When it comes to the direction of the country, Arizona residents have a pessimistic view, according to a new poll.
The Goldwater Institute released a poll that shows that 67% of Arizonans believe America is on the wrong track, while just 22% believe it’s on the right track; 11% said they don’t know how to answer that question.
The biggest concern that Arizona residents have is the economy and/or inflation; 28% say those issues are of the greatest importance.
The Oct. 6 poll also found that Arizona residents value their privacy, support content moderation policies online, and oppose corporate welfare.
“Arizonans have seen firsthand how government restraint has led to better jobs and a stronger economy in their state,” Victor Riches, President and CEO of the Goldwater Institute, said in a press release. “It’s not surprising that they would want Congress to learn from these lessons as the country is being slammed with high inflation and economic uncertainty. It’s time for Congress to end its crusade against America’s innovators and give them the freedom to succeed, just as we have done in Arizona.”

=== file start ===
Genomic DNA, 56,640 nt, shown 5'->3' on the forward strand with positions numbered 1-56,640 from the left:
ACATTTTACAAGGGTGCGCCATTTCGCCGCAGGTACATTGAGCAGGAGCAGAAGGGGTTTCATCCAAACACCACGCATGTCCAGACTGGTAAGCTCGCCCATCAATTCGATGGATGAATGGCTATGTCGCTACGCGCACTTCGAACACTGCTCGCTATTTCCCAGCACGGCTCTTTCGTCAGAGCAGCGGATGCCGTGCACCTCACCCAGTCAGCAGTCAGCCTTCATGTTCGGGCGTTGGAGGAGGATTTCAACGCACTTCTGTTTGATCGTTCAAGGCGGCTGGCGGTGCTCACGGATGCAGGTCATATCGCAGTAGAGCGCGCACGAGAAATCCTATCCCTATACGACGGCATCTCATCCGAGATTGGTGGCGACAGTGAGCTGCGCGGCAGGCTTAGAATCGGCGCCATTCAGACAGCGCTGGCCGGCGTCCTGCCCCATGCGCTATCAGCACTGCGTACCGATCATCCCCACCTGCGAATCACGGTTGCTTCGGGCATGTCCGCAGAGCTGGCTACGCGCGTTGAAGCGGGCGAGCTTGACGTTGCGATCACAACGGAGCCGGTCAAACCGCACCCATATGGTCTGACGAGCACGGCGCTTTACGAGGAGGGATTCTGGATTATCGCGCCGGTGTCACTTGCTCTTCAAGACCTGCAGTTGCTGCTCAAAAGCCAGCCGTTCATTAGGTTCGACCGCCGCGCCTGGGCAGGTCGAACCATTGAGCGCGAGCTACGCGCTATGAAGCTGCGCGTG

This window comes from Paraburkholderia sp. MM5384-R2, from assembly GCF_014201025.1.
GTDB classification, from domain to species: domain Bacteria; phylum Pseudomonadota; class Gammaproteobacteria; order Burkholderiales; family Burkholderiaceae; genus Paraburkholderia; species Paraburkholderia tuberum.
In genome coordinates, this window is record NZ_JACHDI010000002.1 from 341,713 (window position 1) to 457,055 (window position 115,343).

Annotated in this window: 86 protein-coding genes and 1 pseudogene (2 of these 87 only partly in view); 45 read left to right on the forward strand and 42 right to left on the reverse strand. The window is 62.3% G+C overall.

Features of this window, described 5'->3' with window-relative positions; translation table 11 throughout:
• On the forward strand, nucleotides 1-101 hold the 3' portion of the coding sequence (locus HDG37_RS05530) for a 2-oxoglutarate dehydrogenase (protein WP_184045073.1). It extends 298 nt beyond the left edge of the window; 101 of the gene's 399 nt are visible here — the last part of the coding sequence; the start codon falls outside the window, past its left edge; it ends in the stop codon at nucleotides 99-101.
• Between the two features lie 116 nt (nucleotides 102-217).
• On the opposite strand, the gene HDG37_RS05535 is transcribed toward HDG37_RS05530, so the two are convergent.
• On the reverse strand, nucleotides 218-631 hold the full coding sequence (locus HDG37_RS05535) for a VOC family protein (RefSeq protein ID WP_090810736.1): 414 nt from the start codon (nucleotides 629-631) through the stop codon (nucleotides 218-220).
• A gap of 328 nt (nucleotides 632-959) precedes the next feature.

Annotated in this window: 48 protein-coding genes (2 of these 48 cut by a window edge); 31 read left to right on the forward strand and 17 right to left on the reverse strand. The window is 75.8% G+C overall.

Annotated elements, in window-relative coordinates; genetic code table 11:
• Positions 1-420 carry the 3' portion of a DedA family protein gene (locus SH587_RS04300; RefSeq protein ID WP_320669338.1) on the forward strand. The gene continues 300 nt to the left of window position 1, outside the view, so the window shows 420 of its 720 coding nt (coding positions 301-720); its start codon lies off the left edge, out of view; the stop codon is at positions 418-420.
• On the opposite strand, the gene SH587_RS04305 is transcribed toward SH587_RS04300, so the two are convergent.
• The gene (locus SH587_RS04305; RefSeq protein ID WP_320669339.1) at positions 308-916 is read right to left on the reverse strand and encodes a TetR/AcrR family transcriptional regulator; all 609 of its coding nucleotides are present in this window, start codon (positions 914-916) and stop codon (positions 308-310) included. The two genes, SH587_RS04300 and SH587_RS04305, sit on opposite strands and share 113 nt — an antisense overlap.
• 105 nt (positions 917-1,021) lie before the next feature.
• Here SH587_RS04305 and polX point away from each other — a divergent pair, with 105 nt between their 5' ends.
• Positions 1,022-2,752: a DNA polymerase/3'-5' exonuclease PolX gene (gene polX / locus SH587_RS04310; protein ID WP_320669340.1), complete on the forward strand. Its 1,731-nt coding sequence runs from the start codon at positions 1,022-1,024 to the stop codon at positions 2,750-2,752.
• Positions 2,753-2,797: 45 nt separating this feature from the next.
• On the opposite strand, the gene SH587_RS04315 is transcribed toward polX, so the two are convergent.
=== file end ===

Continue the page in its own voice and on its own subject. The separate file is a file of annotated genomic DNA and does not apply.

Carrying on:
The Goldwater Institute poll found that 56% percent of Arizonans think it’s inappropriate for Congress to pass laws giving specific regulatory competitive advantages to one type of company over another in the same industry.
When it comes to tech policy, 65% of Arizona voters say focusing on privacy and data security over content moderation (23%) and antitrust laws (4%) should be a priority for lawmakers.
However, 71% percent say tech companies should moderate content that appears on their platforms. They want to see the moderation of violent threats, public disclosure of personal/private information, and harassment.
Plus, the poll found that 52% of Arizonans don’t think Congress should pass laws preventing technology companies from treating companies using their platform differently than any other.
The poll was conducted online by Sherpa Public Affairs from Sept. 15 to Sept. 23, 2022. It polled 575 registered voters and has a 4.09% margin of error.